united states project

These investigations by Florida papers deserve another look

Reporters at The Palm Beach Post, Sarasota Herald-Tribune, and Naples Daily News deserve recognition
January 5, 2015

MIAMI — The year 2014 is now behind us, but a few efforts by Florida newspapers over the past 12 months should not be forgotten. I’ve already written about some of the most creative, enterprising, and dogged investigative journalism I came across in the Sunshine State. Here’s a round-up of a few other notable investigations:

ŸŸŸŸŸŸŸŸŸŸŸHealthcare problems in private prisons. The Palm Beach Post’s Pat Beall followed up an important 2013 investigation into private prison contractors with a look at privatized prison healthcare. What she found was horrifying neglect, with cancer treated with over-the-counter pain medication or hot compresses, necessary surgeries delayed or denied, and death rates that soared after the private companies took over inmate care. From her story:

Handing off prison inmate medical care to for-profit companies was designed to deliver tens of millions of dollars in taxpayer savings beginning in 2012.

But for inmates, it has come with cold-blooded consequences, a Palm Beach Post investigation found.

Just months after all medical care in state prisons was privatized, the count of inmate deaths spiked to a 10-year high in January and continued at a record pace through July.

Even before Beall had finished her reporting, her questions to the Florida Department of Corrections had prompted state officials to reexamine its contract with one of the providers.

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“Liquidate, isolate, medicate.” The Sarasota Herald-Tribune dug into another form of official neglect and abuse, the state’s guardianship system. The paper’s Barbara Peters Smith found that the business of private guardians, who take over the financial and medical decisions of elderly individuals deemed unable to handle their own affairs, has grown exponentially and is ripe for abuse. Guardians are paid out of their wards’ assets and the secret court proceedings that authorize these financial take-overs make it all but impossible for the people caught in them to regain control over their lives: 

Talk to the social workers, guardians and attorneys who run this system, and you hear assurances of their good intentions and diligence in looking after people who have lost their rights to make decisions for themselves. 

But from family members and friends caught in the system against their will, stories emerge of a ruthless determination to take elders from their homes and make them conform to a one-size-fits-all process by which their belongings can be sold, and their family and friends shut out—until eventually they are locked away in institutions to decline and die.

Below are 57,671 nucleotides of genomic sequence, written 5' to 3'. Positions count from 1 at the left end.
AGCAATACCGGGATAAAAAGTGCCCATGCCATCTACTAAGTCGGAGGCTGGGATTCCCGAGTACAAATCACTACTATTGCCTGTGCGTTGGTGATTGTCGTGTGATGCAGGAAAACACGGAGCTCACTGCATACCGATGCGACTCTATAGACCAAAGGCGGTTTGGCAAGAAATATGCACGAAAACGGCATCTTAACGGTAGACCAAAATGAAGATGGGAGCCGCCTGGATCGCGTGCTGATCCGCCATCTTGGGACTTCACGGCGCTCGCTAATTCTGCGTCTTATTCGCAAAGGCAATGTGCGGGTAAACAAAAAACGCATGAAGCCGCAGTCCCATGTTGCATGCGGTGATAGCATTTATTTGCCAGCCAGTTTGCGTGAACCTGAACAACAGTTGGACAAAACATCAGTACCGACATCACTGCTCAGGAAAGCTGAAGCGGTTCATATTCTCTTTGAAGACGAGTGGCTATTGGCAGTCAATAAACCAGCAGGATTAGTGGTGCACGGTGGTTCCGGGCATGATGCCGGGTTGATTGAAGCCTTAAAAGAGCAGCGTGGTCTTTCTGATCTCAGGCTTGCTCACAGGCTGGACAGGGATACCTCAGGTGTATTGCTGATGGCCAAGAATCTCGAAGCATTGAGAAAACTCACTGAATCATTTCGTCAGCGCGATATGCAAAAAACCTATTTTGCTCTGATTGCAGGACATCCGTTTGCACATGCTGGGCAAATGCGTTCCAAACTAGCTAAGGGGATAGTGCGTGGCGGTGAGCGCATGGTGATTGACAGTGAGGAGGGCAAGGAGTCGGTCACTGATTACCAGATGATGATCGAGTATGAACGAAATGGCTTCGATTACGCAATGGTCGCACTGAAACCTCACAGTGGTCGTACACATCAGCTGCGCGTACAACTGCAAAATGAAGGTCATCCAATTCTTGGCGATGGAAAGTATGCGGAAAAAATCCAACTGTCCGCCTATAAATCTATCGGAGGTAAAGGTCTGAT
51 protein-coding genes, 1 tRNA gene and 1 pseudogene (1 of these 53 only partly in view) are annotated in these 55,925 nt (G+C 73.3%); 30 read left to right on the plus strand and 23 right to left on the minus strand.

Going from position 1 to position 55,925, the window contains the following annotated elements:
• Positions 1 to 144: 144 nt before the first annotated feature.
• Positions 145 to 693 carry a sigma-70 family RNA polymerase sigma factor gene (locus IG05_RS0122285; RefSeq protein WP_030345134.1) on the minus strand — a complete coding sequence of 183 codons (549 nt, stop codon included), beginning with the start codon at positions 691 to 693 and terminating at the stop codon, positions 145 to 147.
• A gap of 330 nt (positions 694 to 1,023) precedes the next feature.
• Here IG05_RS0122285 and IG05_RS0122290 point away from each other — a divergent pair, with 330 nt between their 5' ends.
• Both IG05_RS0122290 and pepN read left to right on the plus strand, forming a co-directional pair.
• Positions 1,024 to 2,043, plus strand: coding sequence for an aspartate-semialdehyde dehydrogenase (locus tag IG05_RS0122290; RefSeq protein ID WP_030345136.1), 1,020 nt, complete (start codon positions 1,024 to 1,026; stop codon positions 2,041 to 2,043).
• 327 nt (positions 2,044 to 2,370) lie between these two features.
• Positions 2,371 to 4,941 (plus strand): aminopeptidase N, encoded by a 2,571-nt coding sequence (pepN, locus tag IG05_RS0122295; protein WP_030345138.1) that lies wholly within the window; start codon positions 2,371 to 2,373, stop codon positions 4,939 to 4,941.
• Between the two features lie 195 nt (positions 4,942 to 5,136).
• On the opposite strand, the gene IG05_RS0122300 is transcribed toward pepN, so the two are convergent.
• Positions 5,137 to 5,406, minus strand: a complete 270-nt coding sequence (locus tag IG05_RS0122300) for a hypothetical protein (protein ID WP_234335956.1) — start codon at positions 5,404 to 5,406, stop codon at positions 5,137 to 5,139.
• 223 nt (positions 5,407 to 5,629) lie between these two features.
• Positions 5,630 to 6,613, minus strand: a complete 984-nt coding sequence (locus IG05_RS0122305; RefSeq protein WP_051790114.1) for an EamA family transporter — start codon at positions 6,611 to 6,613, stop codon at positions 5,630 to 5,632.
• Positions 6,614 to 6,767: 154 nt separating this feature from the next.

The critics call this process “liquidate, isolate, medicate.”

As the Baby Boomers begin to retire, and many of them move to Florida and away from their families, this dysfunctional system deserves more scrutiny around the state.

ŸLax oversight of charter schools. A few miles up the coast, the Naples Daily News took an in-depth look at the state’s charter schools and found poor oversight of taxpayer dollars or student achievement. Proponents of charter schools have hailed them as a way to give parents a choice in their children’s education while freeing innovative educators of the bureaucratic requirements of the state’s public schools.

The Daily News’ Jacob Carpenter found, however, that some charter school operators have been allowed to siphon off taxpayer education funds while failing to properly manage that money, or in some cases even provide decent educations to thousands of students. And some charter companies were allowed to open new taxpayer-funded schools, even as they were being forced to close schools they already operated:

Financial shortfalls were the most common reason for closure, affecting 64 of the 114 schools, yet the state requires zero upfront funding commitment to open a charter campus. In addition, 38 charter school governing boards mismanaged funds, provided lax oversight or failed to properly account for their spending. Despite this, the state doesn’t allow county school districts, which review and approve charter applications, to dig into the financial background of applicants.

Academic failures prompted the closure of 45 schools, most of which received back-to-back state-issued “F” grades. Poor academic performance continues to dog the state’s worst-performing charter schools, about 7 percent of which received an “F” in 2012-13, compared to about 3 percent of all traditional public schools.

There’s little in state law to prevent charter school operators that have already failed from receiving taxpayer money to try again. Should an applicant that has previously failed in Florida apply for a new school, its prior failure can’t be cited as a reason to deny its application.

All three of these investigations are noteworthy for what they found, and for their ambitious nature—these regional papers took on statewide issues. Let’s hope 2015 brings more aggressive investigating around Florida.

Susannah Nesmith is CJR’s correspondent for Florida, Georgia, and Alabama. She is a freelance writer based in Miami with more than 25 years working for regional and national outlets. Follow her on Twitter @susannahnesmith.